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17 April 2013

Throwing Aspirin at Social Problems

I'm teaching a couple frosh-only sections of a critical thinking course again this term that is unique to our institution. The major final project for the class is a group problem-based learning (PBL) exercise. It works like this. I reveal pieces of a hypothetical scenario involving a local individual over several weeks. The students are charged with identifying the structural causes of the intersecting social problems befalling our imaginary friend. Finally, the students propose a solution(s) to the social problems.* One issue that I've run into in the past is that the "solutions" that students propose are not really solutions at all. In order to get them past this, I came up with this analogy that I used for the first time this morning:
Imagine that you are suffering from excruciating headaches that are recurring and that you just can't shake. Finally, you go to see your doctor about it. After describing your symptoms to her, she prescribes an aspirin a day. How would you feel about this?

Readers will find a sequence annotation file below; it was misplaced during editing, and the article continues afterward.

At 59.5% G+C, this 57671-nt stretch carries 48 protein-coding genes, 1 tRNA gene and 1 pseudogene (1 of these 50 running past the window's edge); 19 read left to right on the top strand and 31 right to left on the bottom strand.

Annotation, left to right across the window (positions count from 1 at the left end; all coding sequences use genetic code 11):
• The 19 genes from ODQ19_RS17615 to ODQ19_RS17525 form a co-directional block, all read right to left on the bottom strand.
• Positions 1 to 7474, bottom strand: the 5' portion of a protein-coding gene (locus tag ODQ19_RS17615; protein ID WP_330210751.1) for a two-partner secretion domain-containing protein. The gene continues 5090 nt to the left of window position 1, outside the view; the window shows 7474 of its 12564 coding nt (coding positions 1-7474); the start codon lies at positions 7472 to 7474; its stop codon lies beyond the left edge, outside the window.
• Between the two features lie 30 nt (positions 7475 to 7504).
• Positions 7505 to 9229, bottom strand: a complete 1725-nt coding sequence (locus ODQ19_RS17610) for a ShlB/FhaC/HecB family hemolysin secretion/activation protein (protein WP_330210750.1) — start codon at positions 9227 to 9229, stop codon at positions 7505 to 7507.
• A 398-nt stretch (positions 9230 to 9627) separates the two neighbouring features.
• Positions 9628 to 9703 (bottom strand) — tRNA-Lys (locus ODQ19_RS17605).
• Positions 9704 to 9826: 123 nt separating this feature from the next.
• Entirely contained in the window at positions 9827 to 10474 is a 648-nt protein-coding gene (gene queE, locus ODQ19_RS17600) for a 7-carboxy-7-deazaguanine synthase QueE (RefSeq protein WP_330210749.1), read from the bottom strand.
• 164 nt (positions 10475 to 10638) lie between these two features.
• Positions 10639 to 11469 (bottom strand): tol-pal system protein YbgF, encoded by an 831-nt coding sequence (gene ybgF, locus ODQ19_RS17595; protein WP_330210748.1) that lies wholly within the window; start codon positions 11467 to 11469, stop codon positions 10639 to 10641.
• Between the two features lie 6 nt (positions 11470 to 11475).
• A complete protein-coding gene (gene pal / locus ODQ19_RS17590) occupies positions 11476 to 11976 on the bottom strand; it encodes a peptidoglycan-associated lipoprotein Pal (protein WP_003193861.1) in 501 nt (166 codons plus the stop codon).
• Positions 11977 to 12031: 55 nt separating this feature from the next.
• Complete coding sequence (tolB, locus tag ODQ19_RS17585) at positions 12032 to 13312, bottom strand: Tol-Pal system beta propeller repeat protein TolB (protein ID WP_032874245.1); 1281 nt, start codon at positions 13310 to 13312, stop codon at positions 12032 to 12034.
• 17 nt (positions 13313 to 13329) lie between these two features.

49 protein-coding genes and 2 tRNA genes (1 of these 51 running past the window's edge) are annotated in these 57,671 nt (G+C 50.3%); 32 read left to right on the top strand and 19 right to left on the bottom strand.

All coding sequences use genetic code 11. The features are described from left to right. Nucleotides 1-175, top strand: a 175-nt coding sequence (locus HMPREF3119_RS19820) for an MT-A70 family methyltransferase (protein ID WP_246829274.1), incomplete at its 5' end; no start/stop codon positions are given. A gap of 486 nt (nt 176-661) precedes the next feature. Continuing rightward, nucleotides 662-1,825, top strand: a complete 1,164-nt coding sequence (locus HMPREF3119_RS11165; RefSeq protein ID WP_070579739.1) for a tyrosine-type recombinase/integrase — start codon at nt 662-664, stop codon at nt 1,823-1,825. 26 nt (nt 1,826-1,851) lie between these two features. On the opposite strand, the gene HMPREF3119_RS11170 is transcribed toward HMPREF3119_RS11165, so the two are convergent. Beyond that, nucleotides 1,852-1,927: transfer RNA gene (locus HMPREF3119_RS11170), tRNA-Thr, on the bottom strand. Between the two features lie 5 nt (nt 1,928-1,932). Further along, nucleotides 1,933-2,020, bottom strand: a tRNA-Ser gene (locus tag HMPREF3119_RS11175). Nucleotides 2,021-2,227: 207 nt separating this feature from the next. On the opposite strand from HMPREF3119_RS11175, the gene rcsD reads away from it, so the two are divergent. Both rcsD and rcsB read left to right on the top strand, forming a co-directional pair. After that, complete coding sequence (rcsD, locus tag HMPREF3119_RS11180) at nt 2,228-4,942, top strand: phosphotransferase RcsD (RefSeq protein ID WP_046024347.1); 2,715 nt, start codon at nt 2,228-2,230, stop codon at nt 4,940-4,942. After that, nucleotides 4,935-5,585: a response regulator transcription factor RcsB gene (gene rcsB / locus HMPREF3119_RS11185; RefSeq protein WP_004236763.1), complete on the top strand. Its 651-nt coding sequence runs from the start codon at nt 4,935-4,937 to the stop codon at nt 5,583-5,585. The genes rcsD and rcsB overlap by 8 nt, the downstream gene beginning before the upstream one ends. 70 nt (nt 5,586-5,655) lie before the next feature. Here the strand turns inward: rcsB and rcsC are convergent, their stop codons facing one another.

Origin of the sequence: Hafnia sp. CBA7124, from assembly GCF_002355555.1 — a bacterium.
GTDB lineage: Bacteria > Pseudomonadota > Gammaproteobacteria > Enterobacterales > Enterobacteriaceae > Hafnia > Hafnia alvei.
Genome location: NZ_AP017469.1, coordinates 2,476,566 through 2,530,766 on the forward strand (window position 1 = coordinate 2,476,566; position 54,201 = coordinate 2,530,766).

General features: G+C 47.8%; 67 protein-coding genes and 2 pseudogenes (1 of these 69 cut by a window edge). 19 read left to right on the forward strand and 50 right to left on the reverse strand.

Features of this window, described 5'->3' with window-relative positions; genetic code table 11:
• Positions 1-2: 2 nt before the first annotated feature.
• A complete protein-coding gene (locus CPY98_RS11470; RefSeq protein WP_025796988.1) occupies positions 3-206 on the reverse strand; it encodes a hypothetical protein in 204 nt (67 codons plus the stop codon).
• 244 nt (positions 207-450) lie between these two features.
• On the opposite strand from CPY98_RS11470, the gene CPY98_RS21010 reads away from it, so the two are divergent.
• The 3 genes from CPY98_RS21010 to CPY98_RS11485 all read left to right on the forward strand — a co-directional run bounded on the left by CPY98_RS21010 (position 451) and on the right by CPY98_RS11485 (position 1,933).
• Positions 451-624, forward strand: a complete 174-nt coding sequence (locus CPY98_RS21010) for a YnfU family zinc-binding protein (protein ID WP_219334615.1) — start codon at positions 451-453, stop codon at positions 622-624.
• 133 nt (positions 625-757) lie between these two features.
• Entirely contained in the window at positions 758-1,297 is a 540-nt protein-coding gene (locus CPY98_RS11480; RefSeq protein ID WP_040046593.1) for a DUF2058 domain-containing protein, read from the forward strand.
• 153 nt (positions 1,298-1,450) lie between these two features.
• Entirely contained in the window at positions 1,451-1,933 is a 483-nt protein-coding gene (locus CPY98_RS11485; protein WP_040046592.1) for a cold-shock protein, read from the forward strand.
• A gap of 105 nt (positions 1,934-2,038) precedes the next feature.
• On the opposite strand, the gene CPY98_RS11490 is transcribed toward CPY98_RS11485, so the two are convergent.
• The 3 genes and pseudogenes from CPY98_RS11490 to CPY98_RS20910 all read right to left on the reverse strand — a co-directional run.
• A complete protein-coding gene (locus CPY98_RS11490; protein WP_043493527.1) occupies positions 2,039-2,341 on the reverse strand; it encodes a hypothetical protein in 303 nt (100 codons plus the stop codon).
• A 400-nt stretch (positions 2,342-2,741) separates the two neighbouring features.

The students generally agree that they would be angry because the doctor really didn't try to treat the cause of the headaches; the aspirin may alleviate the symptoms but doesn't really get at the root cause. I then tell the students not to throw an aspirin at their social problems. A paper that proposes increasing welfare benefits as a "solution" to poverty, for example, would be aspirin. The students all shook their heads and seemed to get it, but I guess we'll see.

* - I adopted the PBL model for this course after being selected for a workshop on campus that essentially required that we implement it. I'm not entirely sold on the pedagogy, but that's fodder for a different post.

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